Figure 5Figure 6ACE-2 - Significant design improvements were incorporated into the second-generation smart balloon (Fig. 5), deployed during ACE-2 field program held between the coast of Portugal and the Canary Islands to study the evolution of polluted air emanating from Europe (Fig. 6a) (Johnson, Carter, and Businger 1998). These improvements include (i) a stronger outer shell to significantly increase dynamic lift range, (ii) two-way communication with the balloon to allow interactive control of the balloon operating parameters by an observer, and (iii) a spherical design to reduce exposure to precipitation. In addition to the variables transmitted by the ACE-1 tetroon, the ACE-2 balloon provides balloon temperature, balloon superpressure, and solar radiation data.

Figure 6The success of the ACE-2 balloon in maintaining altitude despite condensation loading and radiational effects is noteworthy (Fig. 6b). The stronger balloon shell provides an order of magnitude increase in dynamic lift range over the ACE-1 design. The altitude control works during night and day even when the wetness sensor shows condensation on the surface of the balloon.


The second-generation smart balloon design provides the means to track a parcel of air at a chosen altitude by varying the density of the balloons as environmental conditions demand. The dynamic range afforded by the high strength spherical shell in the ACE-2 design allows the balloon to remain within desired altitude operating limits despite the impacts of condensation, light precipitation, and radiative cooling. A suite of balloon-borne instruments can provide useful in situ and radiometric meteorological data, and two-way commun-ication with the balloon allows interactive control of the balloon operating parameters by an observer. The available in situ data combined with the balloon's dynamic range enable the balloon transponder to be programmed to remain at a constant altitude, to follow an isobaric or isentropic surface, or to perform soundings. These capabilities and the economical cost of the design make the smart balloon an attractive platform for a range of applications in atmospheric chemistry and mesoscale meteorology. Future improvements in the design and deployment strategy are focused on making the smart balloon a platform for studying storms. For example, to provide critical protection from the elements, a transponder design change that allows it to fit inside the balloon is being considered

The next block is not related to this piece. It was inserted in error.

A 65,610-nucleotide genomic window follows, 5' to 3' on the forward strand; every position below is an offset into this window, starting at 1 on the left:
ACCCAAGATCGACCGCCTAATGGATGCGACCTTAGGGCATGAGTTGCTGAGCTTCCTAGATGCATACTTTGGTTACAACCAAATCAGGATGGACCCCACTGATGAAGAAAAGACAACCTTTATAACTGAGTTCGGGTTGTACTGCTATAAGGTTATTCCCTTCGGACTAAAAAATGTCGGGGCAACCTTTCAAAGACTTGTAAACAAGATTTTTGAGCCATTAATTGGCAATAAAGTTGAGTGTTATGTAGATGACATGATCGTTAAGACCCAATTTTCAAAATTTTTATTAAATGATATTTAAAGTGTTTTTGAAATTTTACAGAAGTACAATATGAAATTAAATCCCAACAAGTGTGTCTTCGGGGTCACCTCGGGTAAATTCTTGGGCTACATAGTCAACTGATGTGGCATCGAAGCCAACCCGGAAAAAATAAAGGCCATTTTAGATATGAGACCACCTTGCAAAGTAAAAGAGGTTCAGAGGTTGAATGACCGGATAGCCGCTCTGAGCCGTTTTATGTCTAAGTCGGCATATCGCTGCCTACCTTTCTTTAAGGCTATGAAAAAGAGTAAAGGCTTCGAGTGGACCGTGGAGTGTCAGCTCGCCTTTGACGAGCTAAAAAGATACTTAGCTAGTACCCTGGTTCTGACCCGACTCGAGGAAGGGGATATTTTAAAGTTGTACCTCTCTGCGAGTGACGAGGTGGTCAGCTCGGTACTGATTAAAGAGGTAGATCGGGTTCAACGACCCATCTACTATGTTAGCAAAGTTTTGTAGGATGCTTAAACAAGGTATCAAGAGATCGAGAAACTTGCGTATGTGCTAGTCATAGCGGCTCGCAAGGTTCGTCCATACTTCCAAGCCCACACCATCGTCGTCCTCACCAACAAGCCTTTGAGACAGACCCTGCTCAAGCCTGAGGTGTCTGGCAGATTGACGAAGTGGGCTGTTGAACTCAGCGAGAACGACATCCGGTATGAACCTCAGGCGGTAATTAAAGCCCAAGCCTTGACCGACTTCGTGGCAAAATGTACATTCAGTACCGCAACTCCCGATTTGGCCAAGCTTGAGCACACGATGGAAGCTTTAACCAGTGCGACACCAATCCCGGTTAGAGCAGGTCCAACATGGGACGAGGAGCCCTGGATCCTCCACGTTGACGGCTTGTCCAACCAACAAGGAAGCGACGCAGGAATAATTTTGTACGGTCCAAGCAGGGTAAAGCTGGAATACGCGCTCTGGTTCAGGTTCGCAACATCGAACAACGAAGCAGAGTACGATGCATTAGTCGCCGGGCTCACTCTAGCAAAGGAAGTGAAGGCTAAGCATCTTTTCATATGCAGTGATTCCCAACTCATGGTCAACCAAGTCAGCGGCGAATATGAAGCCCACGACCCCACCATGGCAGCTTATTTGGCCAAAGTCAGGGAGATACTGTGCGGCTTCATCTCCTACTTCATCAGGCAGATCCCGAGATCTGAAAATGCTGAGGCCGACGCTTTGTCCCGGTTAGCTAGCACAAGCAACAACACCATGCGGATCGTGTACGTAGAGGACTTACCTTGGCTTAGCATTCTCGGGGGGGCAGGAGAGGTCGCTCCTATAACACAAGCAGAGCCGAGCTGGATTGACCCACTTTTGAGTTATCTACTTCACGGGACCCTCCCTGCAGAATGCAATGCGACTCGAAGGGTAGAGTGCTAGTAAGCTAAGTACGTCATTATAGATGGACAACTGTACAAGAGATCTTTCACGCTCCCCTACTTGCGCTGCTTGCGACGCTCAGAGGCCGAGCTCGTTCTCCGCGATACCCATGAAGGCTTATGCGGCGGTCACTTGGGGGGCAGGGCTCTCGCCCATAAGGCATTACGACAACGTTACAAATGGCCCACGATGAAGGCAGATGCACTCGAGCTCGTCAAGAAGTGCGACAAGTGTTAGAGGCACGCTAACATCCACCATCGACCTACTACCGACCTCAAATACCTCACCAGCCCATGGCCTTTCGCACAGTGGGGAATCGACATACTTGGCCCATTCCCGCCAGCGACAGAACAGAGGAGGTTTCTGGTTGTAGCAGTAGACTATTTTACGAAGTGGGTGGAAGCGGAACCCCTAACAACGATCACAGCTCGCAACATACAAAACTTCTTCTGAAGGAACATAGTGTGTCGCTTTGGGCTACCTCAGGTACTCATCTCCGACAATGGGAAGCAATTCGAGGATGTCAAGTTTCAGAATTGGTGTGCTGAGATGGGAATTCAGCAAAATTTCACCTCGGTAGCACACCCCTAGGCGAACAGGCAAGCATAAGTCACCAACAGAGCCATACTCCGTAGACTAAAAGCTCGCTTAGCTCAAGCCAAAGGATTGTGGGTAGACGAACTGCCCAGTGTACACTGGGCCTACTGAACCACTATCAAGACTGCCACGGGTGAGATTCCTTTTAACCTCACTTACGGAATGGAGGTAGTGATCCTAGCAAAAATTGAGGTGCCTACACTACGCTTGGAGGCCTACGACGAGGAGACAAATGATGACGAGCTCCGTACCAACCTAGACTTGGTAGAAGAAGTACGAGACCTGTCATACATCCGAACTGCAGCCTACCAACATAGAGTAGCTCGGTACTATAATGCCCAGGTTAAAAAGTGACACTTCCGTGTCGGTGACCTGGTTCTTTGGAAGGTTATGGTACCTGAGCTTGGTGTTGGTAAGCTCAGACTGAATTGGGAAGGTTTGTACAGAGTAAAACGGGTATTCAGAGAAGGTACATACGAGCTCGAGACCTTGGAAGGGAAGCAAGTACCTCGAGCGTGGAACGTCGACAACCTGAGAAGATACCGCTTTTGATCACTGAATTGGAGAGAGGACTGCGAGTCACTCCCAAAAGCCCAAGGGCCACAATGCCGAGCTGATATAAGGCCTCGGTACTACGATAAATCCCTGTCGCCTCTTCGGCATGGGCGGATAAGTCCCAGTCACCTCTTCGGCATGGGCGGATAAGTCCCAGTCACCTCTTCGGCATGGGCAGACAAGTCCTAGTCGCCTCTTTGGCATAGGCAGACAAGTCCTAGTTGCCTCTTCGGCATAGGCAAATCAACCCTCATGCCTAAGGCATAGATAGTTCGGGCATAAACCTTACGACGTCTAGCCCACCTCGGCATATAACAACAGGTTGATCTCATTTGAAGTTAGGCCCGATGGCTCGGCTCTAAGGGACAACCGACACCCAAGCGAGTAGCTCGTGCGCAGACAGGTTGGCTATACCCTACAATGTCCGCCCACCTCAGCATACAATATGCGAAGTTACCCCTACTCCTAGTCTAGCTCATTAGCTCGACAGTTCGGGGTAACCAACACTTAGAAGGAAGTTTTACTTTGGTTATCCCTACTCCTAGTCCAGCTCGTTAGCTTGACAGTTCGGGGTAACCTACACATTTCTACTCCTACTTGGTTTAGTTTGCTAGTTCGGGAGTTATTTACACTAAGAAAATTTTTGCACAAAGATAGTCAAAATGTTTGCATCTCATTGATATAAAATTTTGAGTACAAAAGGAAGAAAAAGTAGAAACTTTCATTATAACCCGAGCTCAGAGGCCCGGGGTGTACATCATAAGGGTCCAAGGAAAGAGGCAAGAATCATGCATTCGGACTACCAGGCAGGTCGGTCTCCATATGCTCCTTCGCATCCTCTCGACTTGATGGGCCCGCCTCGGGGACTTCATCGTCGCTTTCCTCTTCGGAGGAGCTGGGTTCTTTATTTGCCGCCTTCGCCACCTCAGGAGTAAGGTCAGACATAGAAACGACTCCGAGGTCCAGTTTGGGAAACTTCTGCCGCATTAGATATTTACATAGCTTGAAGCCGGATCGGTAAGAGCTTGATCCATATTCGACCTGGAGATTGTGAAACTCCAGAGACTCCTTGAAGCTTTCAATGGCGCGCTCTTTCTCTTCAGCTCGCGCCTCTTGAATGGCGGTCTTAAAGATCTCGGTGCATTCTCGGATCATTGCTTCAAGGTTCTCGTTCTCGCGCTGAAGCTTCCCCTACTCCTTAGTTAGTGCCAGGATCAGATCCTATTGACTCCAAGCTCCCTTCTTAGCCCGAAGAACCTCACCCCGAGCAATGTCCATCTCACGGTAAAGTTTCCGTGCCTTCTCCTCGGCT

* The Atlantic Stratocumulus Transition Experiment/Marine Aerosol Gas Exchange (ASTEX/MAGE) field project, and the first and second Aerosol Characterization Experiments (ACE-1, ACE-2).


We are grateful to Harvey Killian, Shane Beard, Steven Chiswell, Mark Geldmeier, and John Heyman for assistance in the field. Roger Carter provided programing support for the transponder design. Nancy Hulbirt, Annette Baerman, and Karsten Suhre contributed to the graphics. This research is a contribution to the International Global Atmospheric Chemistry (IGAC) Core project of the International Geosphere-Biosphere Programme (IGBP) and is part of the IGAC Aerosol Character-ization Experiments (ACE). This work is supported by the National Science Foundation under grants ATM94-19536 and ATM96-10009 and ONR grant N00014-92-J-1285


Web layout: Ray Tanabe
2 May 1998
Updated by Derek Funayama
19 August 2002

For more information, contact:

Dr. Steven Businger
University of Hawaii, Dept. of Meteorology
2525 Correa Road, HIG Room #350
Honolulu, HI 96822
Email: businger@soest.hawaii.edu